Cape Town — A new era that promised so much for the first half of the opening day of the two-match Test series against the West Indies descended into familiar problems for the Proteas at Centurion.
Eight wickets — and seven in a dramatic final session — lost for 79 runs saw the Proteas stumble to stumps at 314/8.
Everything had looked so much easier when the Proteas’ prodigal son Aiden Markram was at the crease.
And to think it looked as if it was all over for Markram just a short while ago. The brightest spark of his generation, who had been destined to play Test cricket since a teenager, had appeared to have used up all his lifelines.
Even his most staunchest of supporters could not shield him anymore. It seemed Markram was destined to live the nomadic life of white-ball batter.
But yet, Markram is back in the Test whites of the Proteas. And established, once more, at the top of order, he is playing like the outrageous talent that put the Australians to the sword in his fledgling years.
Admittedly the West Indian bowling attack and mild-mannered Centurion surface Markram encountered did not severely test the limitations that had previously stalled his Test career, but this time it does all seem different. Honestly.
His 115 off 174 balls (18x4) was not only his sixth — and first since Pakistan two years ago — Test century. It was a statement of intent from someone who is no longer playing like there is a guillotine hanging over his head, but rather the holder of a lottery ticket handed to him by new coach Shukri Conrad.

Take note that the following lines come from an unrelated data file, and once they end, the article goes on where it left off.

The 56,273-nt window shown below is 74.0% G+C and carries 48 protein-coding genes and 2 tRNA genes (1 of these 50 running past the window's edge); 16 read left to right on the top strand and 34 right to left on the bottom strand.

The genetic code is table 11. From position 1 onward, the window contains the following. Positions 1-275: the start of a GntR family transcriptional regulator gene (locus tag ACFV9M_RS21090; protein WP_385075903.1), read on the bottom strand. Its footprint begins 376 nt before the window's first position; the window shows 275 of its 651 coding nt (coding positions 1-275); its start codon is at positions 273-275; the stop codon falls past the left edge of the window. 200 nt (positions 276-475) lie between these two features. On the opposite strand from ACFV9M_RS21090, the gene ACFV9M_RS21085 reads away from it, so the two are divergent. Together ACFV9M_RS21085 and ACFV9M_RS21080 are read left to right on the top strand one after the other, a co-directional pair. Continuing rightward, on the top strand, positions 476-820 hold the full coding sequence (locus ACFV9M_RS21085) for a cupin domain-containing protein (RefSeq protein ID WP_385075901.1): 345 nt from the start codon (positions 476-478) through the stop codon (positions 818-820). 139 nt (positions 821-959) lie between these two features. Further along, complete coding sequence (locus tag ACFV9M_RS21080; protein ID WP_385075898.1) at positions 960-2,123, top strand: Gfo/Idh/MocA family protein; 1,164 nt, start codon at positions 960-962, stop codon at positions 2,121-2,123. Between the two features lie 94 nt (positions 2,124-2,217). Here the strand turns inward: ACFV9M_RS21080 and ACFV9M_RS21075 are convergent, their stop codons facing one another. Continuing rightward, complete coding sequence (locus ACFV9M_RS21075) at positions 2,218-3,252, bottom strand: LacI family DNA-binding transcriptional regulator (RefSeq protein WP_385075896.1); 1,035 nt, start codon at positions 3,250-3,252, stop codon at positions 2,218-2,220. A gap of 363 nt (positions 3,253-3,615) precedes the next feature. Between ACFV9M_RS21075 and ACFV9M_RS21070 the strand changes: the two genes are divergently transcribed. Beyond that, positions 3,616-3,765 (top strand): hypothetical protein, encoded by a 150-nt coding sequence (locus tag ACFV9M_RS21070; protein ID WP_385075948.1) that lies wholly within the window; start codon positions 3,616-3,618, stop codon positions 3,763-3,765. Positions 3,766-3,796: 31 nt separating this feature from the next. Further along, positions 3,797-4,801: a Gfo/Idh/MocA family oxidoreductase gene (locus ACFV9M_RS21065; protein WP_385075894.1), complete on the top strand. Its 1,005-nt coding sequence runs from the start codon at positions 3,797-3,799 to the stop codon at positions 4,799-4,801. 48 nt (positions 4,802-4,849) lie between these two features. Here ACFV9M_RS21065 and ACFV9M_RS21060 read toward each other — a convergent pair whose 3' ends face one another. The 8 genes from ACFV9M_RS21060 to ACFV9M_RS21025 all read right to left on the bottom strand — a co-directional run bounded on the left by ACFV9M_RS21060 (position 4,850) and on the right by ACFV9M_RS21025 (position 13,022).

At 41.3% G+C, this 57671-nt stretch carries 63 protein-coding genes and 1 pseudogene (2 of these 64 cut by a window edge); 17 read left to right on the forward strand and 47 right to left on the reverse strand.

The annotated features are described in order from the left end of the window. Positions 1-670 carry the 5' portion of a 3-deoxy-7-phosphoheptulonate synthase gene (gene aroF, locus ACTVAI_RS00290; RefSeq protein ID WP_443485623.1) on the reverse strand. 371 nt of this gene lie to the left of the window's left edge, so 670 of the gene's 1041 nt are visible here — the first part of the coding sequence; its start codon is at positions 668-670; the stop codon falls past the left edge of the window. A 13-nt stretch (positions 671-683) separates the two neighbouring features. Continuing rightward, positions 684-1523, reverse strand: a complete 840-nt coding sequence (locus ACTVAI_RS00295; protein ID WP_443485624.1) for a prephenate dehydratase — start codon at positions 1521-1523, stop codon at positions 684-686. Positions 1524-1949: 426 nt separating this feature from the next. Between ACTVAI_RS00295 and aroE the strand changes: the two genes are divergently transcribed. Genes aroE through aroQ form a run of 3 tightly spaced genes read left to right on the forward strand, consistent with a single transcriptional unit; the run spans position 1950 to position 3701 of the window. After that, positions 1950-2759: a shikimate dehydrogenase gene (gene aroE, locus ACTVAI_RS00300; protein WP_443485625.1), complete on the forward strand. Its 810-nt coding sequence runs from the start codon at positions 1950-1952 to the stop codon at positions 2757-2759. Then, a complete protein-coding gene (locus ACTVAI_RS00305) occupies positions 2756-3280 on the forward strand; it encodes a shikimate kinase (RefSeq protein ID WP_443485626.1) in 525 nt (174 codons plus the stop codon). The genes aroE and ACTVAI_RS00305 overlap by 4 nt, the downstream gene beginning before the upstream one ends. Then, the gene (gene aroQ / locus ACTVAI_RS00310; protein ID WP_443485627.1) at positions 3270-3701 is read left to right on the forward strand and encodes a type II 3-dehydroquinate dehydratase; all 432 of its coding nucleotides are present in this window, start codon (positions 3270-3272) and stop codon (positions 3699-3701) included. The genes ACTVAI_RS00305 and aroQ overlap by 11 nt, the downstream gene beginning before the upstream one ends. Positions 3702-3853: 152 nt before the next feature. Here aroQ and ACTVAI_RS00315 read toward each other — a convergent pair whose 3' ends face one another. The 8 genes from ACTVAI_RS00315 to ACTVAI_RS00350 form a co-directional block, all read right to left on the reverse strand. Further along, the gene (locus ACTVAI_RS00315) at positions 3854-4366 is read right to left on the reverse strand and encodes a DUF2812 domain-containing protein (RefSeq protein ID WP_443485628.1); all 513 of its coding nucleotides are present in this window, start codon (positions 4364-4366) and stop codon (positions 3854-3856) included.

It certainly showed in the way he beautifully stroked the ball all around Centurion. Just earlier this month that he drove the Sunrisers Eastern Cape into the inaugural SA20 final with a magical century at the same venue.
There may not have been many on the grass banks to appreciate it this time around, but Tuesday's entertainment was of equally high quality.
That cover drive, where anticipation, timing, footwork and bat speed all instinctively merge, was on high definition display. Equally, through the use of his strong bulging forearms Markram ensured that anything dragged short was despatched with disdain to the square boundary.
Markram’s presence certainly benefited his opening partner Dean Elgar too. In conjunction with the relief of duty — Elgar was playing in his first Test since being deposed by Temba Bavuma — the former captain played with a greater sense of freedom than previously.
It helped that Jermaine Blackwood put down a chance in the slip cordon when Elgar had just 11, but the Proteas’ openers were certainly much more positive than has been the case in the recent past.
The fresh mindset yielded an opening stand of 141 in 35.3 overs, which was also the Proteas’ first of more than 100 since March last year, and provided the new era of Bavuma and Conrad just the start they would have hoped for.
Elgar’s eventual dismissal may have been uncharacteristic with the southpaw opening his blade to a rising Alzarri Joseph delivery, only to guide it to a diving Blackwood, who atoned for his earlier error, at third man.
But this is how this new Proteas team wants to play. Attack first. Ask questions later.
How they certainly don’t want to go about their business is what transpired in the late afternoon session.
Debutant Tony de Zorzi (28) has looked every bit an accomplished Test batter after overcoming an expectant tentative start, and played his part in a solid 78-run partnership for the second wicket with Markram before suffering a brain fade that set in motion a collapse that nobody saw coming.
De Zorzi was run out after being sent back while attempting a third run and it provided the tourists with the lift they needed in the field.
Bavuma, on his Test captaincy debut, followed two balls later when Joseph trapped the skipper plumb in front for a duck. Markram departed shortly afterwards before Heinrich Klaasen (20), Senuran Muthusamy (3), Keegan Petersen (14) and Kagiso Rabada (8) all fell during a frenetic late afternoon in the capital.
The lanky Joseph (3/60) was the standout West Indies bowler and the tourists may have been left contemplating why it took almost two sessions for the rest of the attack to find their line and length.